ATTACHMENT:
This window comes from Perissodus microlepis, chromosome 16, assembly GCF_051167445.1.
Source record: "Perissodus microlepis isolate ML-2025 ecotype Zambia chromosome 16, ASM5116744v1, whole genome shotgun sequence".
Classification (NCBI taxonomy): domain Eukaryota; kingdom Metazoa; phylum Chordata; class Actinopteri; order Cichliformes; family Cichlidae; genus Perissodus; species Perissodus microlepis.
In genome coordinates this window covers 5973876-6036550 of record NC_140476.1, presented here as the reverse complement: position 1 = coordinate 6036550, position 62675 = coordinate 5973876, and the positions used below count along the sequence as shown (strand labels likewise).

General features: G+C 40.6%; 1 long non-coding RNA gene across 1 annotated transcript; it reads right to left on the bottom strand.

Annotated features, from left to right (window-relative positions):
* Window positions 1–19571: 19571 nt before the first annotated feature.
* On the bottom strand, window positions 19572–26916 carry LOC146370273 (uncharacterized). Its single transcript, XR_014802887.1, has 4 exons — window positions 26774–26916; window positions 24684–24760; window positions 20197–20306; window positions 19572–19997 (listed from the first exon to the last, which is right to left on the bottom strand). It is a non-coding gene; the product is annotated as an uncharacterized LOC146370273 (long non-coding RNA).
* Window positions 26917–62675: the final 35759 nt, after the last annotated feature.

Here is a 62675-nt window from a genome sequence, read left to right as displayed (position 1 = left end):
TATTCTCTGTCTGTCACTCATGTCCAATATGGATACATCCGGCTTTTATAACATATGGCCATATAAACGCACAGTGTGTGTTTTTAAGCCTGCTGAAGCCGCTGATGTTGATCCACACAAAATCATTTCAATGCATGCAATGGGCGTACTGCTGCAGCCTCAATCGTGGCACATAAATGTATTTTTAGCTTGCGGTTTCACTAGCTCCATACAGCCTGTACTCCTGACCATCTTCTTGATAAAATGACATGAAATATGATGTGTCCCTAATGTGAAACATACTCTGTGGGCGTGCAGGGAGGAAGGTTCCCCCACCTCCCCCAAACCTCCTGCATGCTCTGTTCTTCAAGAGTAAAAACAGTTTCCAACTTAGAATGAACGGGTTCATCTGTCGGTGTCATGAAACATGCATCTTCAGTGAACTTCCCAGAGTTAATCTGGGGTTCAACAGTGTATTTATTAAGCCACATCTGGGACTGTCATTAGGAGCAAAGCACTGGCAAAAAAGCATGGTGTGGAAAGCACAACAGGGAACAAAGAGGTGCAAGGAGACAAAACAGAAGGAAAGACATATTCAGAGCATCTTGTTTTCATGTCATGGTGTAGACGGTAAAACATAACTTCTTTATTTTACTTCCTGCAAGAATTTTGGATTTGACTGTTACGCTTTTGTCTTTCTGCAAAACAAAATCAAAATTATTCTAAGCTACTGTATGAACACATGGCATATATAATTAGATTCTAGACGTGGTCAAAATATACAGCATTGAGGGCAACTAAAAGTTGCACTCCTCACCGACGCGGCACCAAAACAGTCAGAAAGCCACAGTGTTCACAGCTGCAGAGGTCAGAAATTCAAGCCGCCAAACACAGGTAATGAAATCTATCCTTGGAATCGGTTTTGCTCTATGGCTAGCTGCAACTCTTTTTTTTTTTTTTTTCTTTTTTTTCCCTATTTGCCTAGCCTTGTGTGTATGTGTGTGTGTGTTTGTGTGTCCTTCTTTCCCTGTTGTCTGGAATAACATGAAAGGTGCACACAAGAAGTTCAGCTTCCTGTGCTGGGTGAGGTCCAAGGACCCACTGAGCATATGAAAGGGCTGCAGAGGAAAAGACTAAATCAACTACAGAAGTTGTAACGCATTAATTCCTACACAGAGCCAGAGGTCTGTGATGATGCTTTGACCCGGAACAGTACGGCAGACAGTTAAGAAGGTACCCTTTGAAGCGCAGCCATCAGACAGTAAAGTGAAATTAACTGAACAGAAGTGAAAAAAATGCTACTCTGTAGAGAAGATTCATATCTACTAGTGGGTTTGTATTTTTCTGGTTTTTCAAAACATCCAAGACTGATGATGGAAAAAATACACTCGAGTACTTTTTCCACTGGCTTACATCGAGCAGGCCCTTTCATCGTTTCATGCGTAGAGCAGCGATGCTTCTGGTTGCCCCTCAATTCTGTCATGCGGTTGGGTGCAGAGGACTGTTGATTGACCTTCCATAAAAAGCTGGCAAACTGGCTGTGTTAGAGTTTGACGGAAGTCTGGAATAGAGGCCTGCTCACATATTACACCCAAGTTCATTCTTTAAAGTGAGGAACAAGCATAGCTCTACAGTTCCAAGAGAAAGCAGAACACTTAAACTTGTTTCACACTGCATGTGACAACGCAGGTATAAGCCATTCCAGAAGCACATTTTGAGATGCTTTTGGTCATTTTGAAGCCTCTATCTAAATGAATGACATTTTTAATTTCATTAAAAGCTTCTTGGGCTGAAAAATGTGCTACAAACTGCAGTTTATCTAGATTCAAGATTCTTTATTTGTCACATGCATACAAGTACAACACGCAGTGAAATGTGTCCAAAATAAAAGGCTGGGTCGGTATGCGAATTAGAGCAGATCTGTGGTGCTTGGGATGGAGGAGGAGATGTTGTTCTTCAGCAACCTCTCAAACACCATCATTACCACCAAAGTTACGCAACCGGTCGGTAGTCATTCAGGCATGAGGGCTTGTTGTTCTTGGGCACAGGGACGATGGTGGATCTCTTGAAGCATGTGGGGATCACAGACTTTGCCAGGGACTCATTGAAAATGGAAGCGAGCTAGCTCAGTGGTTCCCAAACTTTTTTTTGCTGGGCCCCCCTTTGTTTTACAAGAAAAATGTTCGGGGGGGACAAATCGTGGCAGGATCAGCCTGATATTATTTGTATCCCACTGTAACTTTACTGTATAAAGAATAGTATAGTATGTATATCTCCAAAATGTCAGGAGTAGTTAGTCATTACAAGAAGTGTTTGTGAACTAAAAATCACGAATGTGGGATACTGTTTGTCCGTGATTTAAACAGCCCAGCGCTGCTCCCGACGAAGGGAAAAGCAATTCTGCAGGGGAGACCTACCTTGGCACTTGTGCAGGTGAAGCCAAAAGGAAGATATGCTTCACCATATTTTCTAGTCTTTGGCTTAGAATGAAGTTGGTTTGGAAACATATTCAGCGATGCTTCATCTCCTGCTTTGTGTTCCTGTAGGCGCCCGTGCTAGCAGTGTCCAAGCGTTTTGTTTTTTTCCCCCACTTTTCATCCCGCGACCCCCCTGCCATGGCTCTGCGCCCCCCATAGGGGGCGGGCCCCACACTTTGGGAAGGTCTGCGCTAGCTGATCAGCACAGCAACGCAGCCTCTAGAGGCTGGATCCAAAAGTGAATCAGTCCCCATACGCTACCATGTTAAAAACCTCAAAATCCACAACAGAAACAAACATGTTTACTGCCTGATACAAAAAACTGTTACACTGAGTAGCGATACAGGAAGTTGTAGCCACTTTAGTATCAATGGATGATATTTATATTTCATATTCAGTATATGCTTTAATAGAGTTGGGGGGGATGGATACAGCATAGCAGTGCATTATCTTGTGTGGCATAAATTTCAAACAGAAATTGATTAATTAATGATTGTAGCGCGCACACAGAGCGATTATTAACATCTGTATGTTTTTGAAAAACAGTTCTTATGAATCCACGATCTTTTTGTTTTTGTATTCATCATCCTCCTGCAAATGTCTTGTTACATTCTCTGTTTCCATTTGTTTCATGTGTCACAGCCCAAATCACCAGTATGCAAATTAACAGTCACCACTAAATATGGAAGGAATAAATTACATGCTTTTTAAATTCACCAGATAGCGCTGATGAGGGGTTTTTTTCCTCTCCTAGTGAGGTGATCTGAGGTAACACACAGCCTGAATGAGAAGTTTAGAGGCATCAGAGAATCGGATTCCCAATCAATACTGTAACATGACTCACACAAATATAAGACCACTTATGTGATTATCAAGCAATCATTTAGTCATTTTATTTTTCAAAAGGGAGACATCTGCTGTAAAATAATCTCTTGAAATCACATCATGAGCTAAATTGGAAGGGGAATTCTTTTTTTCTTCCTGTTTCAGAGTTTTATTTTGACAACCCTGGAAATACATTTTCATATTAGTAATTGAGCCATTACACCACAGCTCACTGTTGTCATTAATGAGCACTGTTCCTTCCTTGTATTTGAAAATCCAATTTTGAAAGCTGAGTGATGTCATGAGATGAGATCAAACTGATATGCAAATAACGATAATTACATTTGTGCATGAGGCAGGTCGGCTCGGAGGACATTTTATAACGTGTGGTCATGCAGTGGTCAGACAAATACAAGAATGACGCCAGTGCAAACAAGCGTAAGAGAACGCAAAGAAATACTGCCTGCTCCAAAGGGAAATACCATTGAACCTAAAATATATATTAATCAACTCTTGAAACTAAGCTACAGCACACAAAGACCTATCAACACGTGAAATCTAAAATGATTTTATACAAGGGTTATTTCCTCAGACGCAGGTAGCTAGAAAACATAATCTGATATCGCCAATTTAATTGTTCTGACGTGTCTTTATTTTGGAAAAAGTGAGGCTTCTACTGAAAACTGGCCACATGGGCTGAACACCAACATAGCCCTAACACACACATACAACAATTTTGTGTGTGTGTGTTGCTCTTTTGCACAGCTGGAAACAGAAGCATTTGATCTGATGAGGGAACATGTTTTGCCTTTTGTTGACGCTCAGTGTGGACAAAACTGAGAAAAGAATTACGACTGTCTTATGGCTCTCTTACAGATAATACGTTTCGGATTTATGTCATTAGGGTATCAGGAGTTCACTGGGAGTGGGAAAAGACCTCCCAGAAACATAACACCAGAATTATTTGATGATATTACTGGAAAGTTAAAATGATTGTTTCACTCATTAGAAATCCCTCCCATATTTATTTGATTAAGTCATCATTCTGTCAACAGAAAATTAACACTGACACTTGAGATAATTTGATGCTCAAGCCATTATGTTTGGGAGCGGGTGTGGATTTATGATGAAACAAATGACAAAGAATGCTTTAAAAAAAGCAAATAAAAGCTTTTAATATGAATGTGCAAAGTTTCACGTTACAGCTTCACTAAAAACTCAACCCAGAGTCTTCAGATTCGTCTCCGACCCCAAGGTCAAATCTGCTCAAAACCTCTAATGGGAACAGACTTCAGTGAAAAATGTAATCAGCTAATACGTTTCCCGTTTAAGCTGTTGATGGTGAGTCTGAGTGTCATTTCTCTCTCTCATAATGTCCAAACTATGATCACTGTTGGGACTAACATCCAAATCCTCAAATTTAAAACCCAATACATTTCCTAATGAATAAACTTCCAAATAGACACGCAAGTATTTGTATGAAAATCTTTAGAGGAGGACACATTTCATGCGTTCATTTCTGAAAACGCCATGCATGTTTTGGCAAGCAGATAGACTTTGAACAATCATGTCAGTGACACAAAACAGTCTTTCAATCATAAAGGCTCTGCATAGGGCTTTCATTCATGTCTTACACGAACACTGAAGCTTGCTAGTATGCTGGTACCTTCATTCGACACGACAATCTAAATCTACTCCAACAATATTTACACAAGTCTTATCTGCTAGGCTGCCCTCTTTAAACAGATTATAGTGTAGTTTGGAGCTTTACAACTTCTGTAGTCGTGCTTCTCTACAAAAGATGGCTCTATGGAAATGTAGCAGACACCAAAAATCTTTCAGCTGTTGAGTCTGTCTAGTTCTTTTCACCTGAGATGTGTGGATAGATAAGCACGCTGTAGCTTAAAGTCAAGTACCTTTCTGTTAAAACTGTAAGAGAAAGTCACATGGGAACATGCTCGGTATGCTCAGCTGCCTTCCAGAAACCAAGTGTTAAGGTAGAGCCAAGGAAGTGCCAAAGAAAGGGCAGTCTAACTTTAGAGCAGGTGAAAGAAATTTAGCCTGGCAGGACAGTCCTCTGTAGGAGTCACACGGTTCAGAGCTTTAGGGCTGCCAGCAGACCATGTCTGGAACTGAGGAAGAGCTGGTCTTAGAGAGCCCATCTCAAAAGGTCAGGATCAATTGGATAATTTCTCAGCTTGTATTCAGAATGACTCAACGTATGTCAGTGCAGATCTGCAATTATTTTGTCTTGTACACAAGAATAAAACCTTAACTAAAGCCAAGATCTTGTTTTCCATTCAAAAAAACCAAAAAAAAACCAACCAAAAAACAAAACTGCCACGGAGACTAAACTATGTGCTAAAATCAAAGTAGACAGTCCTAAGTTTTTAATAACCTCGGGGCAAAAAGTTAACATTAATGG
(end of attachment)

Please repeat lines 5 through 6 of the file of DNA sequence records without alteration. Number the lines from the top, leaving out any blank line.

General features: G+C 40.6%; 1 long non-coding RNA gene across 1 annotated transcript; it reads right to left on the bottom strand.

Annotated features, from left to right (window-relative positions):